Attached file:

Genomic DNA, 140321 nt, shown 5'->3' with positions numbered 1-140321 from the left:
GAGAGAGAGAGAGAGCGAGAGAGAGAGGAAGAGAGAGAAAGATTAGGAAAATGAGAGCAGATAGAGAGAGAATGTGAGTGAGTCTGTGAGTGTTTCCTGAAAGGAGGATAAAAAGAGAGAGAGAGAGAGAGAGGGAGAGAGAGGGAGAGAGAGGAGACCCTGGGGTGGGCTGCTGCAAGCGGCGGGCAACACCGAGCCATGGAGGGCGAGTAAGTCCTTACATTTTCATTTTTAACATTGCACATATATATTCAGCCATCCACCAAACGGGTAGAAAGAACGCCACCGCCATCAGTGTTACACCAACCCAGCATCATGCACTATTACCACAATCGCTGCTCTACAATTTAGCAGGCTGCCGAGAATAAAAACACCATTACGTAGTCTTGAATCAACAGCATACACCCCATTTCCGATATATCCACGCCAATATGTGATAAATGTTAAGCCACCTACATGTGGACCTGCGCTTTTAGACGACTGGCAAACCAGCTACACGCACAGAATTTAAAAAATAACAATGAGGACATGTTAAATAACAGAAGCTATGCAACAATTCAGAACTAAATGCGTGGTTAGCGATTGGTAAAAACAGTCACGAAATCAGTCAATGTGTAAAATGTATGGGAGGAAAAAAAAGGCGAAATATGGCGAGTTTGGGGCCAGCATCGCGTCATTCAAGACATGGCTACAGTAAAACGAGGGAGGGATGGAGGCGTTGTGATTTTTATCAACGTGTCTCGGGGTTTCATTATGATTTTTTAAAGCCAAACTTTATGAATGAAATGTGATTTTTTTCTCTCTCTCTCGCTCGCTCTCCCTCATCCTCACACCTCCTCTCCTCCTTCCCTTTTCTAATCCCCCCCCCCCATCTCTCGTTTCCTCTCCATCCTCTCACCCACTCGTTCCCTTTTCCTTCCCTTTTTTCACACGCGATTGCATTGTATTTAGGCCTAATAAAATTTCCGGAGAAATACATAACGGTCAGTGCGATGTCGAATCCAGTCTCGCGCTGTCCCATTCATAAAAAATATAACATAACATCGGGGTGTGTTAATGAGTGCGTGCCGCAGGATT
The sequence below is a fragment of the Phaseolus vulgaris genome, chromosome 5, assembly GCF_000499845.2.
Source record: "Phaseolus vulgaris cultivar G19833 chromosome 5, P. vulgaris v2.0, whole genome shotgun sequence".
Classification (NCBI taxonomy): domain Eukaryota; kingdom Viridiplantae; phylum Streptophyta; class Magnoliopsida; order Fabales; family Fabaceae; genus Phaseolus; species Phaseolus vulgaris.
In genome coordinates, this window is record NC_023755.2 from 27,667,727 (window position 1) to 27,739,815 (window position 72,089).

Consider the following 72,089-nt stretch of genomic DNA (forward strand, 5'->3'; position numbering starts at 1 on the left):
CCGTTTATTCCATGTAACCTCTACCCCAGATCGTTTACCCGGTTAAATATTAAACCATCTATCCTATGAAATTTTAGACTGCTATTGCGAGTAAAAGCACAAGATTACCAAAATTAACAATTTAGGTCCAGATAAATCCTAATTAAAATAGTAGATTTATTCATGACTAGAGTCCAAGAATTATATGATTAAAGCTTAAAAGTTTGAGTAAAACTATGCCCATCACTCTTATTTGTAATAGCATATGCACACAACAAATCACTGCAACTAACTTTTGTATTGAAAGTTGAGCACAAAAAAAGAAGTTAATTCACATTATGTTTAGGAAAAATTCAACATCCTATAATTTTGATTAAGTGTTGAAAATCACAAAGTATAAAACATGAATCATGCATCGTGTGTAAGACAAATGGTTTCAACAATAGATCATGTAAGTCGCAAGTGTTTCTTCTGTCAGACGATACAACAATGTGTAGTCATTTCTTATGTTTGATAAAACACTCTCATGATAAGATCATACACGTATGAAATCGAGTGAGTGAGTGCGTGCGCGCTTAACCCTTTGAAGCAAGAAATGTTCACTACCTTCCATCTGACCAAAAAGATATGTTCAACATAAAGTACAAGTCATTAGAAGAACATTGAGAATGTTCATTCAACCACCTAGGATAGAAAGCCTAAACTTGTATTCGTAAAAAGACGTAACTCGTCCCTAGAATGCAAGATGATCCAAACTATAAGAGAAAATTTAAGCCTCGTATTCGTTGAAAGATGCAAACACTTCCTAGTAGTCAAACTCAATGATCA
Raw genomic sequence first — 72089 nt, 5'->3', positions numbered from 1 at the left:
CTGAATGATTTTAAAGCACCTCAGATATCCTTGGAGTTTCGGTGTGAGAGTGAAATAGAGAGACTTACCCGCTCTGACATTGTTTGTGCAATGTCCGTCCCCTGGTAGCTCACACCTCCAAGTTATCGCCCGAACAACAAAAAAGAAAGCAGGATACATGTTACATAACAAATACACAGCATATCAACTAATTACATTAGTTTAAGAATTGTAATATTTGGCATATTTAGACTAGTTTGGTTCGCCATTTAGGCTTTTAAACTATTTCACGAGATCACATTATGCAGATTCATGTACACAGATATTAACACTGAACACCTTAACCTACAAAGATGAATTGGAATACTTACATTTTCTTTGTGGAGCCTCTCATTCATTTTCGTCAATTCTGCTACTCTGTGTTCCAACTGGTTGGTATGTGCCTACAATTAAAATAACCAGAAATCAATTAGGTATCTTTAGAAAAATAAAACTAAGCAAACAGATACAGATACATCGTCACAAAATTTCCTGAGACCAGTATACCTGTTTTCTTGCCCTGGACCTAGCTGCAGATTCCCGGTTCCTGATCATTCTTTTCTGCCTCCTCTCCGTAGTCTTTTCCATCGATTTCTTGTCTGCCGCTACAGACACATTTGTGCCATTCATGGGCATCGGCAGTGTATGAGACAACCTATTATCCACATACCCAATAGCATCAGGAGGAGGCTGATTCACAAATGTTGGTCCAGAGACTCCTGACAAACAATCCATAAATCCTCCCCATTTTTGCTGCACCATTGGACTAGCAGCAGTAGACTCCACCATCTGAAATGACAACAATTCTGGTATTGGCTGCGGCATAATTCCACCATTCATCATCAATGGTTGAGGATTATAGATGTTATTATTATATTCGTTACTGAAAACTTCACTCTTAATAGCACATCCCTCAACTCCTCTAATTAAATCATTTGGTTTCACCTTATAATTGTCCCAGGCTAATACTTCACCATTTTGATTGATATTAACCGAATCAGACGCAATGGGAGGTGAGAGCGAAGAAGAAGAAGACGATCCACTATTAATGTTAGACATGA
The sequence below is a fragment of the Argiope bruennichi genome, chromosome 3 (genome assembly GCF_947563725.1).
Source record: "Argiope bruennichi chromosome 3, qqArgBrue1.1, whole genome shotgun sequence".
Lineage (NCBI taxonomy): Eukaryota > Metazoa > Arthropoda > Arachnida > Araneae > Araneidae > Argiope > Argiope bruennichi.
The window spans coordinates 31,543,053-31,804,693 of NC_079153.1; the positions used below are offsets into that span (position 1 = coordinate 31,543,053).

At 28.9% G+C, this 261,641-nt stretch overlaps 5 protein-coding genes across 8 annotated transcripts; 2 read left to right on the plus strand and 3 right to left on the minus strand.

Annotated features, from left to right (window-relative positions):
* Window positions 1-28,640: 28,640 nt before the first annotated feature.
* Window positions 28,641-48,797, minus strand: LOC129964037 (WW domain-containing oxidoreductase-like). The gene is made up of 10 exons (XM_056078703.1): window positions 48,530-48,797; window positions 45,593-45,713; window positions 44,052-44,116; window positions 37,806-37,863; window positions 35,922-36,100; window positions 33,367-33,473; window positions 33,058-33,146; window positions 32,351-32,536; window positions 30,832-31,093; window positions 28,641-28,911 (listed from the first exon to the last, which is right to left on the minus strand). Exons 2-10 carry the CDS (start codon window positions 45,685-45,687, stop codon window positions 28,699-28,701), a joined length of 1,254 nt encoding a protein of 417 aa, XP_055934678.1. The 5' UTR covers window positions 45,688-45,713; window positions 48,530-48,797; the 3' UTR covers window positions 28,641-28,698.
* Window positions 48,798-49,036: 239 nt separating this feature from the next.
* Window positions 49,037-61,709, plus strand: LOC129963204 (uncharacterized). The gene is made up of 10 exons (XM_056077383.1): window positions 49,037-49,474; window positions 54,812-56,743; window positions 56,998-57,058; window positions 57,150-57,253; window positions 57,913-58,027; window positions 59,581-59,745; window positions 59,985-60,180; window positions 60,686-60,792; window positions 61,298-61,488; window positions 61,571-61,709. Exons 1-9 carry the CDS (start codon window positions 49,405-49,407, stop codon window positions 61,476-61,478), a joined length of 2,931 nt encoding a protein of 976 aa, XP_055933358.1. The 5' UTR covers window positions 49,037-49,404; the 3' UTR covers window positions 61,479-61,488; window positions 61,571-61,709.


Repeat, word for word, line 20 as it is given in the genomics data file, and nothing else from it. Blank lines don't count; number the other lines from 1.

* Window positions 49,037-61,709, plus strand: LOC129963204 (uncharacterized). The gene is made up of 10 exons (XM_056077383.1): window positions 49,037-49,474; window positions 54,812-56,743; window positions 56,998-57,058; window positions 57,150-57,253; window positions 57,913-58,027; window positions 59,581-59,745; window positions 59,985-60,180; window positions 60,686-60,792; window positions 61,298-61,488; window positions 61,571-61,709. Exons 1-9 carry the CDS (start codon window positions 49,405-49,407, stop codon window positions 61,476-61,478), a joined length of 2,931 nt encoding a protein of 976 aa, XP_055933358.1. The 5' UTR covers window positions 49,037-49,404; the 3' UTR covers window positions 61,479-61,488; window positions 61,571-61,709.